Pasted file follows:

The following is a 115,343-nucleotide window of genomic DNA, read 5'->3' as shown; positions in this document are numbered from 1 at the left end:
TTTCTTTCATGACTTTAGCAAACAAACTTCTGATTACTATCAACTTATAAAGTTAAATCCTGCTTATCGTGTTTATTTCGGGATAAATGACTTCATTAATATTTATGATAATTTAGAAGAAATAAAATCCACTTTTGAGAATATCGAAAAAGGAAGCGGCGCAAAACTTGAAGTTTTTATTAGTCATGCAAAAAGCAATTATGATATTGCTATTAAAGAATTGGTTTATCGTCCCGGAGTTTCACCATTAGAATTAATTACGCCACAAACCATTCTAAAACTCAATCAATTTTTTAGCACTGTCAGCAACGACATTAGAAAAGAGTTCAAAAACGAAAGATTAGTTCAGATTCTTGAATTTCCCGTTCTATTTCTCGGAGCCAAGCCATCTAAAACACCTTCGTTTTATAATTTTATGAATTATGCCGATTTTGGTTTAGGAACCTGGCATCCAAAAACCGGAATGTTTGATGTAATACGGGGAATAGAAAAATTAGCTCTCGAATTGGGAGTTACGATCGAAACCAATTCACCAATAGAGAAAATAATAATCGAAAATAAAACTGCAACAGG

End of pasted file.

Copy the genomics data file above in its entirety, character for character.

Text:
The following is a 115,343-nucleotide window of genomic DNA, read 5'->3' as shown; positions in this document are numbered from 1 at the left end:
TTTCTTTCATGACTTTAGCAAACAAACTTCTGATTACTATCAACTTATAAAGTTAAATCCTGCTTATCGTGTTTATTTCGGGATAAATGACTTCATTAATATTTATGATAATTTAGAAGAAATAAAATCCACTTTTGAGAATATCGAAAAAGGAAGCGGCGCAAAACTTGAAGTTTTTATTAGTCATGCAAAAAGCAATTATGATATTGCTATTAAAGAATTGGTTTATCGTCCCGGAGTTTCACCATTAGAATTAATTACGCCACAAACCATTCTAAAACTCAATCAATTTTTTAGCACTGTCAGCAACGACATTAGAAAAGAGTTCAAAAACGAAAGATTAGTTCAGATTCTTGAATTTCCCGTTCTATTTCTCGGAGCCAAGCCATCTAAAACACCTTCGTTTTATAATTTTATGAATTATGCCGATTTTGGTTTAGGAACCTGGCATCCAAAAACCGGAATGTTTGATGTAATACGGGGAATAGAAAAATTAGCTCTCGAATTGGGAGTTACGATCGAAACCAATTCACCAATAGAGAAAATAATAATCGAAAATAAAACTGCAACAGG